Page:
Top seven questions relating to State Bank of India UK transfer of equity
- I am filling out a State Bank of India UK transfer of equity form and have come to the section that asks about defaults etc. I do some debts that I have been paying off over a long period, in fact they no longer remain my credit score. Am I obliged to reveal these?
- Do I need legal representation when doing a transfer of equity where the home loan is to remain with State Bank of India UK?
- I already have a home loan with State Bank of India UK and am maintaining my existing mortgaging but seeking to have have the equity transferred to my name only so my ex will come off the deeds. How long can it take for the application to be processed?
- I currently have a joint State Bank of India UK mortgage with my cousin and am looking into the feasibility of him assuming responsibility for the whole mortgage and removing myself from it, so as to enable me to purchase a property with my partner. The remaining mortgage is approx 250k, and the property value is in the region 450k. Is this a transfer of equity? Is land tax payable?
- I bought a flat with my cousin six years ago Since then, we have both got married. We are now intending to do a transfer of equity so my name is removed the State Bank of India UK mortgage. There is a significant difference between the 'rightmove estimate' and what the property would sell for currently. Can you offer any advice?
- Can you tell me how to have a person removed from the title documents to a property where the home loan is with State Bank of India UK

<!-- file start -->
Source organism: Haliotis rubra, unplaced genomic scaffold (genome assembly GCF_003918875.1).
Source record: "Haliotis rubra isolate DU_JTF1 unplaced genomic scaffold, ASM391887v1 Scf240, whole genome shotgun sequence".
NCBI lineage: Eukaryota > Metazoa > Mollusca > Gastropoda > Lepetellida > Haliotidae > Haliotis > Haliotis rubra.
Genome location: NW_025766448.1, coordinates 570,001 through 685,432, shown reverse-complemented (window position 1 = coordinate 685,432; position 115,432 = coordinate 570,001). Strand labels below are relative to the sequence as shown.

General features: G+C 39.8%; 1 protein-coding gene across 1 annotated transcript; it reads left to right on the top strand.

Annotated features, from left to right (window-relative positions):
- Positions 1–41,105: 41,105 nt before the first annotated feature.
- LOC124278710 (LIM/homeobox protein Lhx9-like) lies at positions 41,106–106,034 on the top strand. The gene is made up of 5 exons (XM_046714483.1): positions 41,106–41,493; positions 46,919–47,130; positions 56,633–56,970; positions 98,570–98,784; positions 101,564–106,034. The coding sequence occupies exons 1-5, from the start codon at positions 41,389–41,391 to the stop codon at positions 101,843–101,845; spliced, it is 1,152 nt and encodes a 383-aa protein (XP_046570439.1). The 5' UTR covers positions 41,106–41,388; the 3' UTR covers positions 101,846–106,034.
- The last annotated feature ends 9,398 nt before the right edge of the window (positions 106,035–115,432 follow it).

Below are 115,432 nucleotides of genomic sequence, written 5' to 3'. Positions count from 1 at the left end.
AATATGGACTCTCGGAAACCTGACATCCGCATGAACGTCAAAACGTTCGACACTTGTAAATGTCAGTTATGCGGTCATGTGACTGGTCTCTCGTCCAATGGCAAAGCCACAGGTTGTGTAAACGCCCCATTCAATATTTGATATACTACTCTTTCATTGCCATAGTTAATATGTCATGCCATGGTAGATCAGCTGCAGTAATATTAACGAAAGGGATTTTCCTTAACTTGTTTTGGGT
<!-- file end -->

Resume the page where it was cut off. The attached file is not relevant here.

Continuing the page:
- My State Bank of India UK mortgage we jointly entered into with ex, who is agreeable to be removed and let me have the property. State Bank of India UK will permit the transfer of equity to my individual name. Will State Bank of India UK write my company to verify my salary?
Questions that your conveyancing solicitor may ask in relation to your State Bank of India UK Transfer of Equity
Is the transfer of equity subject to a court order? If yes please supply a copy
Please list all persons who occupy the property, their respective ages and relationships to you.
If are intent on holding the property as beneficial Tenants in Common in unequal shares, what is the split to be. For e.g. 50-50, or 60-40?
Please clarify where you are providing any payment for the Transfer of Equity and to whom and disclose any such sums?
Please provide a copy of your National Insurance Number?
Please confirm the person to be removed from the title deeds will not reside at the property after the transfer of equity has been completed?
Information to consider in further to the above State Bank of India UK transfer of equity Advice :
Tax and Legal
There are numerous potential tax and legal implications when transferring equity for your property. You should always seek the advice of a solicitor on the State Bank of India UK conveyancing panel and accountant before transferring equity.
Transfer of Equity Conveyancing for Leasehold properties
If your property is leasehold, the lease may have a requirement for notices to be served and that you have a license to do so from the landlord. If such restrictions are not strictly observed you may be in violation of the lease. This could trigger the freeholder taking enforcement action against you.